Syria’s politics are infecting its humanitarian crisis
I asked the little girl in the green velour tracksuit what life was like in Barzeh, the besieged suburb of Damascus which used to be her home.
“There was fighting and shelling all the time,” she said. “And I didn’t have friends to play with.”
Maybe her parents wouldn’t let her play in the street because of the danger that a mortar would fall. Maybe other families had already left the suburb for somewhere safer. Last year her family fled to the neighbouring area, which is still under government control.
I met her in a noisy after-school class for displaced kids. They were as lively and giggly as any bunch of eight-year-olds anywhere in the world, but these children had witnessed terrible things in their home areas.
“There was no life there, everything was dead, ” said a little boy. “All the people there were mourning their children who had been killed.”
The cycle of misery in the Middle East has moved round. The centre where I met the children was established in 2008 for refugees who had fled from Iraq. Now the Iraqis have gone back home, because Syria is even more dangerous.
The UN estimates that fighting has forced 8 million Syrians out of their homes. Two million have fled over the borders, but 6 million have remained in Syria, sleeping in the houses of friends or relatives, or packed into mosques, schools and community halls.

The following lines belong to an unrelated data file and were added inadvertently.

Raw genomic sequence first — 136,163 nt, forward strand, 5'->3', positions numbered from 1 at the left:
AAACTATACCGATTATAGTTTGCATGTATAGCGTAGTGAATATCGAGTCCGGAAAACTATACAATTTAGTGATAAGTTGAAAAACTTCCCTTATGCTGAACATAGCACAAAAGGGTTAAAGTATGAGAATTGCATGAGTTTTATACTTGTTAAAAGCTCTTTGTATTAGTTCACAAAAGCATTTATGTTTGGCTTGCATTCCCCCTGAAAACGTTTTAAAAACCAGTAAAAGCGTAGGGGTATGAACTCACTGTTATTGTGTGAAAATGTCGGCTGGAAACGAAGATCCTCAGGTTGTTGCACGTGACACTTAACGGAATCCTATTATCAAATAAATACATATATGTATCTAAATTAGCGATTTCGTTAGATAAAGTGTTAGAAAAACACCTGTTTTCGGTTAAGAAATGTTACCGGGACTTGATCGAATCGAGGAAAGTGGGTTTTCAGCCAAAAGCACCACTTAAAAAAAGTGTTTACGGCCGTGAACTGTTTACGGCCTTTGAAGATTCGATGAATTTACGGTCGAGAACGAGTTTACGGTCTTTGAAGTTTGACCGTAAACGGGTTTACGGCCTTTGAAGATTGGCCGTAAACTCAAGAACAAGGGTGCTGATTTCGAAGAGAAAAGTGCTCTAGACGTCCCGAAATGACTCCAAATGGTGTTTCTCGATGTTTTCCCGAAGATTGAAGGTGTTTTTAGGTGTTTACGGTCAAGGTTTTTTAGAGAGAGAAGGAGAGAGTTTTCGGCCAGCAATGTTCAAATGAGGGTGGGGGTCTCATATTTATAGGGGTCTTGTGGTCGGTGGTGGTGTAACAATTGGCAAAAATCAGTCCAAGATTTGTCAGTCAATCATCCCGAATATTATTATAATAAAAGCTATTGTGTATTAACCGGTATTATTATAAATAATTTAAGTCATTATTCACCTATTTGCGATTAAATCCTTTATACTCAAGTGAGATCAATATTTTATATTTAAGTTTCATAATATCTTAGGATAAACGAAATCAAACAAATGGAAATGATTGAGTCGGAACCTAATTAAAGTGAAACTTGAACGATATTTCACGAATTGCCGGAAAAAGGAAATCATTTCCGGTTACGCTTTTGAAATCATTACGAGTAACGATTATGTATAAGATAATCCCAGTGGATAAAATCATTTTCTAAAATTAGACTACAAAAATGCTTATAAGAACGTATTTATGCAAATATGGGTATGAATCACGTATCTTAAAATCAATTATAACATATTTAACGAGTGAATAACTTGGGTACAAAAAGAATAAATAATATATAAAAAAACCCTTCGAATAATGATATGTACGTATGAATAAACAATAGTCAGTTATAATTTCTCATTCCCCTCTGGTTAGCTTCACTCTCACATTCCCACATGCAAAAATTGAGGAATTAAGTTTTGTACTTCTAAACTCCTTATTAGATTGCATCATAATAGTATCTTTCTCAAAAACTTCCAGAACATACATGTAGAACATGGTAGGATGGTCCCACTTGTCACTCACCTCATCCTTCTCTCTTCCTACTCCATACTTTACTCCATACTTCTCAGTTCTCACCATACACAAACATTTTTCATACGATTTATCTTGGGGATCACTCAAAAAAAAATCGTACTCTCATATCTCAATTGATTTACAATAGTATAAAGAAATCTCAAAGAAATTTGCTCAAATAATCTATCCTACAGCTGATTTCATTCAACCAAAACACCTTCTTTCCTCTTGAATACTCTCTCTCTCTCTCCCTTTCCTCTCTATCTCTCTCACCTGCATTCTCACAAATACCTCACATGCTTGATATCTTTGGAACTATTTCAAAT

At least the UN and non-governmental organisations can help those who have been displaced into central Damascus. The government is refusing access to rebel-held suburbs surrounding the capital. Over the summer, people survived by growing vegetables but they can’t do that in the winter.
“It’s like the Romans when they cut water and food supply to make a town surrender,” said Khaled Erksoussi, Operations Manager for the Syrian Arab Red Crescent. Both sides, he believes, use humanitarian aid for political gain.
His proudly neutral organisation negotiates agreements with the government and rebel commanders but often Red Crescent volunteers living in communities on either side of the many frontlines have to persuade whoever holds sway to let aid in.
“Sometimes it comes down to the guy on the checkpoint,” said Mr Erksoussi. “He says: ‘those people inside killed my brother, my father, my mother, I will never let you deliver food to the people who are shooting me’.”
This morning President Assad’s political advisor Bouthaina Shabaan denied that the regime was using food as a weapon. The blame, she told me, lay entirely with Al Qaeda backed ‘terrorists’ who were fighting the government.
“No-one loves the Syrian people more than we do,” she said.
Those struggling to survive in areas besieged by government forces might find that very hard to believe. All wars are cruel, but in Syria neither side is showing mercy.
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